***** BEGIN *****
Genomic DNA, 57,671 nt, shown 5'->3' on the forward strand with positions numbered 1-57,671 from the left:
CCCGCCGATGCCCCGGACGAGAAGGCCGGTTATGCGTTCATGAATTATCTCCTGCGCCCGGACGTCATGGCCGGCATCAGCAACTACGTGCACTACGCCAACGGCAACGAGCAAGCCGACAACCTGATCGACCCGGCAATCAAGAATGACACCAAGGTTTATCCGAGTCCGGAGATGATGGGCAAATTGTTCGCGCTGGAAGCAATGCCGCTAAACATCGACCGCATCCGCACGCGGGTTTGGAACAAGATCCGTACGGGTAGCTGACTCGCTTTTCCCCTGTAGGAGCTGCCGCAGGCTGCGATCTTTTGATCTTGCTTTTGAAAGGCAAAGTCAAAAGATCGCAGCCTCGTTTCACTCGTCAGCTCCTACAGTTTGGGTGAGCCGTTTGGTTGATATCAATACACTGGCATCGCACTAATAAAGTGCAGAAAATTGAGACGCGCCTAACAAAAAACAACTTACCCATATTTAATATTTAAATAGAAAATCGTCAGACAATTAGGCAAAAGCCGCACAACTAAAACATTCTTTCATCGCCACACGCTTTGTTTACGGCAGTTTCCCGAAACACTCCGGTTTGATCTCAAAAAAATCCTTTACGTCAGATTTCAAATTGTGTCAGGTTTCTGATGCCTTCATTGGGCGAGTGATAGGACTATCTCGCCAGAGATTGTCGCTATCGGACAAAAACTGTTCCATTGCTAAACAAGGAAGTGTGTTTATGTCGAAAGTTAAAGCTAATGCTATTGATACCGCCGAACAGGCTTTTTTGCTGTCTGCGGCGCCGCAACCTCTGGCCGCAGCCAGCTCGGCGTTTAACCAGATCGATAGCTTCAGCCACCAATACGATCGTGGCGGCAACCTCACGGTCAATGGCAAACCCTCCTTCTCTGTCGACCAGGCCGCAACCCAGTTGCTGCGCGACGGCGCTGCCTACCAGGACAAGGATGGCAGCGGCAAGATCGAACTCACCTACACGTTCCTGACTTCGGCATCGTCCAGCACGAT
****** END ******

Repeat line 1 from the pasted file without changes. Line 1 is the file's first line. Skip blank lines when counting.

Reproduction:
Genomic DNA, 57,671 nt, shown 5'->3' on the forward strand with positions numbered 1-57,671 from the left: